CHAPTER 3. The NRDAR Process
Pre-Planning for NRDAR 
Natural Resource Injury Scoping (NRIS) 
  • Purpose and Process
  • Emergency Restoration
  • Ephemeral Data Collection
  • Documentation
Pre-Assessment Screen
  • Purpose
  • Pre-Assessment Screening Criteria
  • Review of Available Data
  • Additional Data Collection for Pre-Assessment
  • Exemptions from NRDAR Liability
  • Decision to Initiate NRDAR
  • PAS Determination (PASD) Report
  • Notice Letter to PRPs
The Natural Resource Damage Assessment (NRDA)
  • Introduction: Goals of the Assessment
  • The Preliminary Estimate of Damages
  • The Assessment Plan (AP) 
  • The Assessment: Injury Determination and Quantification.
  • Damages Determination
  • Pre-Claim Restoration Planning
Post Assessment
  • Required Documentation
  • Damages Claim and Demand Letter
  • Claim Report for Negotiations and Legal Issues
  • Damages Claim Settlement or Litigation
  • Damages Claims in Bankruptcies
  • Receiving Damages Claims from Settlement or Litigation
  • Restoration Planning After Damages Receipt
  • National Environmental Policy Act (NEPA) and Other Requirements
Cooperative Agreements and Assessments with PRPs
  • Introduction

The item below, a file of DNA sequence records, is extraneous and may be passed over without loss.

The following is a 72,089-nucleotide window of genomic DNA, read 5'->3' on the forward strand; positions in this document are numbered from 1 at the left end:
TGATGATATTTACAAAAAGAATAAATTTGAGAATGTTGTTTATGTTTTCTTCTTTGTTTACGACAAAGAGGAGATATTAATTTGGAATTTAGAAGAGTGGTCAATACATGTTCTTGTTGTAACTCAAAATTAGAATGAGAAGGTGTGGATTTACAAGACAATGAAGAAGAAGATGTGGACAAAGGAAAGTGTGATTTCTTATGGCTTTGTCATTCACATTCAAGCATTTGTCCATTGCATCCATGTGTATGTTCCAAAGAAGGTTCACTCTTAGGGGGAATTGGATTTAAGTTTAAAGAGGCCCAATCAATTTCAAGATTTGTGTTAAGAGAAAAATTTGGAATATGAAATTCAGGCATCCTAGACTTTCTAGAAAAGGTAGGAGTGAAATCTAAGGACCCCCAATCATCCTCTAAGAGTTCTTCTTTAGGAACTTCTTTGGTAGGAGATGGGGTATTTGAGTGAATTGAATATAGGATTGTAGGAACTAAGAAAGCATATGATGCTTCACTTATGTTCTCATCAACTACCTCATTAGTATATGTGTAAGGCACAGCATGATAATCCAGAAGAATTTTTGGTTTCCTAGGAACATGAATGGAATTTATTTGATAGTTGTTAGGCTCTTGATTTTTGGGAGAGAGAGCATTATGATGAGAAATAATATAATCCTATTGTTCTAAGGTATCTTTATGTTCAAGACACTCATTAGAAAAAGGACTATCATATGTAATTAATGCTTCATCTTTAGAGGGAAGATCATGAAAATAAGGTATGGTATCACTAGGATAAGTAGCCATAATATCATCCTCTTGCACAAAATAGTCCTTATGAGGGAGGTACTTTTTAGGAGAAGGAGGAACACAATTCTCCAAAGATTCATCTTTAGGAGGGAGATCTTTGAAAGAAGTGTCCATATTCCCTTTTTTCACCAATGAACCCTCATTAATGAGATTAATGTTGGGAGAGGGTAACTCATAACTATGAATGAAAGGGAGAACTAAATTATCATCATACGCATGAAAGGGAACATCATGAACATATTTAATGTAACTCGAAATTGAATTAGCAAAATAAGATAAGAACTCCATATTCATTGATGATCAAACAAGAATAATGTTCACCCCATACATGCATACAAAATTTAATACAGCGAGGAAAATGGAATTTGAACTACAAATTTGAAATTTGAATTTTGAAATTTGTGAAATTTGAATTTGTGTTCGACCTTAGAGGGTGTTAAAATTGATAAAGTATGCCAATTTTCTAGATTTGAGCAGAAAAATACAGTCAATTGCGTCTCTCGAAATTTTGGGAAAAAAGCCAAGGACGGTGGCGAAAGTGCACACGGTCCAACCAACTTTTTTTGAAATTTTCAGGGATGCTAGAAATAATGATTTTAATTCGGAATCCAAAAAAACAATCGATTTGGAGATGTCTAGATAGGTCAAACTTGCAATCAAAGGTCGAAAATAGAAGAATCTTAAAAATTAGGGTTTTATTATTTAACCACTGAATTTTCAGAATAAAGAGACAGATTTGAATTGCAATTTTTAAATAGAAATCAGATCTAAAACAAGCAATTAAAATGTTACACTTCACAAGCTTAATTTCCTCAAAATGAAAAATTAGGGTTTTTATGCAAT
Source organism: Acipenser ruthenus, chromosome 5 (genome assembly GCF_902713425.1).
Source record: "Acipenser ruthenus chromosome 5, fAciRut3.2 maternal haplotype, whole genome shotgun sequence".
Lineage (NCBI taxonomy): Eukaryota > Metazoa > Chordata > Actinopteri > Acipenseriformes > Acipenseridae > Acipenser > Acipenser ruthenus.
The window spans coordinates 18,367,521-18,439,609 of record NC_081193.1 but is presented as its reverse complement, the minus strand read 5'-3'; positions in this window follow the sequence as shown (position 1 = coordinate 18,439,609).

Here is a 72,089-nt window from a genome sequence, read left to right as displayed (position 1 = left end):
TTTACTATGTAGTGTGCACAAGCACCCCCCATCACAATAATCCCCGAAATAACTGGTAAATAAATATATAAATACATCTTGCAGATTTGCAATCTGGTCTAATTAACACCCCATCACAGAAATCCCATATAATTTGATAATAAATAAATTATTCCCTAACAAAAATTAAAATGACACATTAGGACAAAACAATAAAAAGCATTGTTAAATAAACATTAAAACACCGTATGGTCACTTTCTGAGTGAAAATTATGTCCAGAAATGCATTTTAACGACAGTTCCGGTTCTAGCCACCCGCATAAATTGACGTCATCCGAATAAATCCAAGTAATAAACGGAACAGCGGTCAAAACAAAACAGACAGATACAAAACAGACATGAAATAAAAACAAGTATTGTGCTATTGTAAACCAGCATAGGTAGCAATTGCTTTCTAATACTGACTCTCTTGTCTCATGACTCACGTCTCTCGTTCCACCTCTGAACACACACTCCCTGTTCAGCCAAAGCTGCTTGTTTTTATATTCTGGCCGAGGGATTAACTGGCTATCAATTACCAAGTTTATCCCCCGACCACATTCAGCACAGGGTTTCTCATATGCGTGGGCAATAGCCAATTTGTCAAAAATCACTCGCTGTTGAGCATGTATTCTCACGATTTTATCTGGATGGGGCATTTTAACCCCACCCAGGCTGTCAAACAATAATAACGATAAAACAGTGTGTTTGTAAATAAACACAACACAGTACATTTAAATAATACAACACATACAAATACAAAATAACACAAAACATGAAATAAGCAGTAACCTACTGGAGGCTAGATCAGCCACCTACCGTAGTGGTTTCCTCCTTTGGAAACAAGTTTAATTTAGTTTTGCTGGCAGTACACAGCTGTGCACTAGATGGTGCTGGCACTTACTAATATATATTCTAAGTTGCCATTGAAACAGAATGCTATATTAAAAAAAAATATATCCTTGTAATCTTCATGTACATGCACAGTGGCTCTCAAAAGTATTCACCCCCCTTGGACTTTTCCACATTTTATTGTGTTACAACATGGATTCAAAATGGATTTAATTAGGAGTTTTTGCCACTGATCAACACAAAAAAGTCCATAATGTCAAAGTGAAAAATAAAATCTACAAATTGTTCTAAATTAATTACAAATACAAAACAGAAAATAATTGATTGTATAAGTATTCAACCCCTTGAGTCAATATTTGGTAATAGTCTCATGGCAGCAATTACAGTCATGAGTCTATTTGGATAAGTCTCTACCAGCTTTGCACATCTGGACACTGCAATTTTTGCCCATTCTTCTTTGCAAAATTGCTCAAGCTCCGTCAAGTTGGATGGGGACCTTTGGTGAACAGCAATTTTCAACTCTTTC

• Cooperative Assessments
  • Factors to Consider in Cooperative Assessments

Appendix A: Legal References and Background Information
Appendix B: Example Supplemental Cost Documentation Forms
Appendix C: Natural Resource Injury Scoping Report
Appendix D: Determination Details of Resource and Habitat Injury
Appendix E: Habitat Equivalency and Resource Equivalency Analysis and Metrics


Federal employees of the Department of the Interior (DOI), Bureau of Land Management (BLM), and other technicians could use this resource to determine if Natural Resource Damage Assessment and Restoration (NRDAR) is necessary, and if so, how to use NRDAR.

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Interior Dept., Bureau of Land Management
Key Phrases:
  • Bureau of Land Management Project Management Handbook H 1703 3
  • Natural Resources
  • Natural Resource Damage Assessment